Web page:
Tuesday, May 3, 2011

Solving The Puzzle

Some of the mountains I have climbed turned out to be made of Paper Mache, while some of the simple jig saw puzzles of life seem to have an infinite number of pieces.

Dana Bate
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Hello Atlantica, Bolivia
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One of the most amusing exercises in the arena of mental competition is when a philosopher or other thinker propounds a solid, sturdy idea and creates a phalanx of those who are armed and ready to prove him wrong and is met by another one just as determined to prove he's right. A whistle is blown and the fight is on. What makes it even more interesting is that there is no end game.

People are still trying to prove the Socrates was right, or wrong. But Socrates said "For knowledge too cannot continue to be knowledge unless continuing always to abide and exist. But if the very nature of knowledge changes, at the time when the change occurs there will be no knowledge, and if the transition is always going on, there will always be no knowledge, and, according to this view, there will be no one to know and nothing to be known."

Well !! That sort of erases the lines on the playing field and takes down the goal posts. So why are we trying to know things if all we know is there is nothing to be known? (I'm sure Socrates had a sense of humor, a guy I would have liked.)

The gray bearded, brass knuckle fact is that everything is in transition. Does that mean we should stop trying to know anything since there is nothing that can be known. If that's so then we should close all the schools, burn the books, bury the paintings, lock up the labs, stop playing music and, in short, stop thinking. I once read about a Swami in India who spent his life staring at the sun until he was totally blind because the sun was the only thing that didn't change.

I also remembering reading a solipsistic music critic of the 17th Century who said that all the possible combinations of tones had already been invented and there would be nothing new in the field of music. That was before Bach, Handel, Haydn. Mozart, Beethoven, Brahms, Schubert, Mahler, Wagner, Debussy, Ravel, Stravinsky, Ellington and Brubeck.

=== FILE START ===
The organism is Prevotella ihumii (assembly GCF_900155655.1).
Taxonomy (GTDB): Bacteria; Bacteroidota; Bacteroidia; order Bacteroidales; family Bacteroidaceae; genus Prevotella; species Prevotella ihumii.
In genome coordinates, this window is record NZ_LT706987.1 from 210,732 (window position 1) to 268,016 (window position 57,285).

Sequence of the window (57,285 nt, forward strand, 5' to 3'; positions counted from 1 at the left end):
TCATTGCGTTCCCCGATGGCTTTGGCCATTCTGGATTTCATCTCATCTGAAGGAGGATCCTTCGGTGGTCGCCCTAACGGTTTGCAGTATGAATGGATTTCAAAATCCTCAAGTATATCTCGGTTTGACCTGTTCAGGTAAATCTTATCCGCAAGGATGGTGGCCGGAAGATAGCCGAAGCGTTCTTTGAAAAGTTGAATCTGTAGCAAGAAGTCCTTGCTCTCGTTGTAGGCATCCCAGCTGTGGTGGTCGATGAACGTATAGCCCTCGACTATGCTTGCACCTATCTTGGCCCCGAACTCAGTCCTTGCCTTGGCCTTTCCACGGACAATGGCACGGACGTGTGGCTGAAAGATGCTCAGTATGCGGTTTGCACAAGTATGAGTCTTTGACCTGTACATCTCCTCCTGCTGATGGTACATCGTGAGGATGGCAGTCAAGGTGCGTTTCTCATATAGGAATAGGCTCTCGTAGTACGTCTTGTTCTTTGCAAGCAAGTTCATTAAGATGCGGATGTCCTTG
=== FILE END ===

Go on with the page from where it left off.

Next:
A physicist was asked if he didn't find it frustrating that the theories of natural law kept changing with new discoveries. He replied that that's what made it so exciting. An old cactus in the desert will suddenly sprout a blossom. A new galaxy will be discovered. An eagles egg will crack open and a new life will emerge into the world.

One should not claim that the mountain is solid, impenetrable rock and not Paper Mache until one climbs it, as Socrates and many other have done. He who collects the largest number of jig saw puzzle pieces may know a lot more than I do, but he will never know it all.

DB - The Vagabond
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Never Give Up
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SPRING QUESTION
(This is not a contest)

NASA has planned to send a two man mission on an 18 month trip to the planet Mars. It would take 6 months for the astronauts to get there and after 6 months of exploration another 6 months to return.

Should they do it and why, and if not, why not?

dbdacoba@aol.com

6 answers so far

I eagerly await your answer.

DB
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3 comments:

pacifica62 said...

Is it really that important to "know it all". Seems to be an insatiable quest for some and of no importance to others. Our world is in a constant state of change. What we know now is more than we knew a moment ago and less than we will know in the next moment. It also bothers me that all the great thinkers, philosophers and wise ones are said to be men, which could explain the incessant need to "know it all". Imagine them all sitting around at Starbuck's sipping on a latte and offering their great thoughts to any who will listen. Imagine now where women actually live life, learn from it, and work very hard to make the world a better place for themselves and their families. Kind of makes the need to "know it all" seem rather silly.

DB said...

Excellent comment Pacifica. Opportunity is the operable word. "It's a mans world" has always been the keynote for oppression. While the men are sitting around a Starbucks table disputing life's questions with every passer by, the women may be at the kitchen table with their own views on the subject. There have always been intelligent brains under the bonnets of America, from Abigail Adams on.

I don't think there is a female point of view any more than there is a male point of view. The more original opinions that get expressed the better. And it doesn't matter what gender they come from. That is one of the growing realizations of our current history.


DB

Bucko (a.k.a., Ken) said...

I think that our basic physics and such does not really change, just the fringes. Kind of like our values and such.